A world of hurt after GoDaddy, Apple, and Google misissue >1 million SSL certificates
Certificates with 63-bit serial numbers touch off mass revocation blitz.
A major operational error by GoDaddy, Apple, and Google has resulted in the issuance of at least 1 million browser-trusted digital certificates that don’t comply with binding industry mandates. The number of non-compliant certificates may be double that number, and other browser-trusted authorities are also likely to be affected.
The snafu is the result of the companies’ misconfiguration of the open source EJBCA software package that many browser-trusted authorities use to generate certificates that secure websites, encrypt email, and digitally sign code. By default, EJBCA generated certificates with 64-bit serial numbers, in keeping, it seemed, with an industry mandate that serial numbers contain 64 bits of output from a secure pseudo-random number generator. Upon further scrutiny, engineers discovered that one of the 64 bits must be a fixed value to ensure the serial number is a positive integer. As a result, the EJBCA default produced a serial number with 63 bits of entropy.
The 63 bits is far off the mark of the required 64 bits and, as such, poses a theoretically unacceptable risk to the entire ecosystem. (Practically speaking, there’s almost no chance of the certificates being maliciously exploited. More about that later.) Adam Caudill, the security researcher who blogged about the mass misissuance last weekend, pointed out that it’s easy to think that a difference of 1 single bit would be largely inconsequential when considering numbers this big. In fact, he said, the difference between 263 and 264 is more than 9 quintillion.
Section 7.1 of the Baseline Requirements for publicly trusted certificates is clear that the minimum threshold for serial numbers must be no fewer than 64 bits of entropy. The 2016 ballot that enacted this requirement referred to a 2008 proof-of-concept hack in which researchers, using a raft of PlayStation consoles to generate cryptographic collisions in the MD5 hash algorithm, essentially became a rogue authority that could generate browser-trusted certificates at will. In 2012, state-sponsored malware dubbed Flame used a similar technique to hijack Microsoft’s widely used Windows update mechanism.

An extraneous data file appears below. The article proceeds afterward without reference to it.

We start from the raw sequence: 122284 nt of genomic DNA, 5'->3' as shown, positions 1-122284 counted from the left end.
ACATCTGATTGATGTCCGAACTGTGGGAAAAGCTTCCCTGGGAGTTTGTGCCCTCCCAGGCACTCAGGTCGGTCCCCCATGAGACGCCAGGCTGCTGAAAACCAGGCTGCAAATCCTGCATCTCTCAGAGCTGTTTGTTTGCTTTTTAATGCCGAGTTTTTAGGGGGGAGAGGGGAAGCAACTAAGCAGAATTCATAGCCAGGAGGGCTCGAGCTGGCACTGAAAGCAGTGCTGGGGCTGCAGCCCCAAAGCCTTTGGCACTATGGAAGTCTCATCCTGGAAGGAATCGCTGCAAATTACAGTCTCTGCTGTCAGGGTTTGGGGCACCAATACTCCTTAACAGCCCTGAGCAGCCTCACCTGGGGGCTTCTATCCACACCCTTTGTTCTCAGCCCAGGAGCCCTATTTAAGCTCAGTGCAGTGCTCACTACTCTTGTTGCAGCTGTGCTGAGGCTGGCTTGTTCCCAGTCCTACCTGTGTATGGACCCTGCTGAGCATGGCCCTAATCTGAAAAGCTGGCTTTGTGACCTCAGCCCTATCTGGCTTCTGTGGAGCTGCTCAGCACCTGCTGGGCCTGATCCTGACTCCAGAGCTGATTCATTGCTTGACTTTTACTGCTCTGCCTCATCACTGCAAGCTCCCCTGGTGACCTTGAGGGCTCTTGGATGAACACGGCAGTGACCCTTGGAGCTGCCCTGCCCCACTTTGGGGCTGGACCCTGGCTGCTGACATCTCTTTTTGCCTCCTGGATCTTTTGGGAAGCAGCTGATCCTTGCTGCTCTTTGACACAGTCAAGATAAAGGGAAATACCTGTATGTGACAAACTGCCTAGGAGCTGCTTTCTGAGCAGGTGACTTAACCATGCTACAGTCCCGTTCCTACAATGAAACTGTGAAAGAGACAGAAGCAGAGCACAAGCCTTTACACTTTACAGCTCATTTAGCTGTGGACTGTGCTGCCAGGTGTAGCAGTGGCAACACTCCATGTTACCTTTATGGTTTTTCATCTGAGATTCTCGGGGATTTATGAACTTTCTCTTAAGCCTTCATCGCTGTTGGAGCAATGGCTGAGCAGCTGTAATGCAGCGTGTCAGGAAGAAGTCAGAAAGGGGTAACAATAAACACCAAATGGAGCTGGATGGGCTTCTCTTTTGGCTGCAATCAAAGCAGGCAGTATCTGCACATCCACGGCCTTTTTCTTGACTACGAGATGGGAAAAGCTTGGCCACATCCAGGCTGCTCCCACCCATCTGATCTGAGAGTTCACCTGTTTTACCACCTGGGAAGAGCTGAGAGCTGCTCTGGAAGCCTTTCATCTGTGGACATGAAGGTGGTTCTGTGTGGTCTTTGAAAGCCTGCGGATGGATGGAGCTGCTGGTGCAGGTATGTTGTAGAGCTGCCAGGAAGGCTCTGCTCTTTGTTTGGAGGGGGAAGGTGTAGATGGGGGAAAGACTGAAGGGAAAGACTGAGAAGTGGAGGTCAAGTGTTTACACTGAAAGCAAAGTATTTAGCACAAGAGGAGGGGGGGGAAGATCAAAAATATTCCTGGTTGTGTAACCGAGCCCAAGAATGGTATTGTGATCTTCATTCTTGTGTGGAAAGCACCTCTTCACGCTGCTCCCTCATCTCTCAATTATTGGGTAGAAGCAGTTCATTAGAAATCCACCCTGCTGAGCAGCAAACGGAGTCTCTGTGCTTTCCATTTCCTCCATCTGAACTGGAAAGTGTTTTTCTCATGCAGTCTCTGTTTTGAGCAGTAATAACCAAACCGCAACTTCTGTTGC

Almost no chance of exploitation
With all that said, despite the shortcomings of the misissued certificates, there is very little chance their non-compliant entropy can be exploited. Certificates are now generated using SHA256, a modern algorithm that doesn’t have the known vulnerabilities of MD5. The 64-bit requirement, rather, is more a matter of insuring against new attacks that will likely be discovered in the coming decades.
What that means is that, while the revocation and reissuance of between 1 million and 2 million certificates (at the time this post went live, researchers were still debating the number) is a major undertaking, there is virtually no security threat posed by the error.